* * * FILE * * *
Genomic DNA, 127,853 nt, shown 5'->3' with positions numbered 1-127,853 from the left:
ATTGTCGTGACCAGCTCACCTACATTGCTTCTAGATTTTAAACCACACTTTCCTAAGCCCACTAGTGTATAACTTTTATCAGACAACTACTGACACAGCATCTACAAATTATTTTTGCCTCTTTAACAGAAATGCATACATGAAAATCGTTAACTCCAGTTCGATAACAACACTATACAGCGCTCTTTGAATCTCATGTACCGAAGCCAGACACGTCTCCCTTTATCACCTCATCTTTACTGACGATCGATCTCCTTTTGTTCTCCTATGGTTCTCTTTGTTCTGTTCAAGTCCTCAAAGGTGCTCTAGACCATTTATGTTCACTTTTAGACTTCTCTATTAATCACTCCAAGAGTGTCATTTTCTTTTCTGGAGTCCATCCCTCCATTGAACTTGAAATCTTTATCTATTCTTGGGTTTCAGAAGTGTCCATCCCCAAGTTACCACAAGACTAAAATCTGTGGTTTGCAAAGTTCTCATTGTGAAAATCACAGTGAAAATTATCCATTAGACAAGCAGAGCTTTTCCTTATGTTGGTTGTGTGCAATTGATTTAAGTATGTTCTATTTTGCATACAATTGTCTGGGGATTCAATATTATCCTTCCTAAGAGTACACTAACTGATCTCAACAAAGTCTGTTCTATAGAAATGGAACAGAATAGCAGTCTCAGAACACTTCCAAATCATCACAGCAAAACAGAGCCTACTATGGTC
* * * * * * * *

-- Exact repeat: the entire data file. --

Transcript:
Genomic DNA, 127,853 nt, shown 5'->3' with positions numbered 1-127,853 from the left:
ATTGTCGTGACCAGCTCACCTACATTGCTTCTAGATTTTAAACCACACTTTCCTAAGCCCACTAGTGTATAACTTTTATCAGACAACTACTGACACAGCATCTACAAATTATTTTTGCCTCTTTAACAGAAATGCATACATGAAAATCGTTAACTCCAGTTCGATAACAACACTATACAGCGCTCTTTGAATCTCATGTACCGAAGCCAGACACGTCTCCCTTTATCACCTCATCTTTACTGACGATCGATCTCCTTTTGTTCTCCTATGGTTCTCTTTGTTCTGTTCAAGTCCTCAAAGGTGCTCTAGACCATTTATGTTCACTTTTAGACTTCTCTATTAATCACTCCAAGAGTGTCATTTTCTTTTCTGGAGTCCATCCCTCCATTGAACTTGAAATCTTTATCTATTCTTGGGTTTCAGAAGTGTCCATCCCCAAGTTACCACAAGACTAAAATCTGTGGTTTGCAAAGTTCTCATTGTGAAAATCACAGTGAAAATTATCCATTAGACAAGCAGAGCTTTTCCTTATGTTGGTTGTGTGCAATTGATTTAAGTATGTTCTATTTTGCATACAATTGTCTGGGGATTCAATATTATCCTTCCTAAGAGTACACTAACTGATCTCAACAAAGTCTGTTCTATAGAAATGGAACAGAATAGCAGTCTCAGAACACTTCCAAATCATCACAGCAAAACAGAGCCTACTATGGTC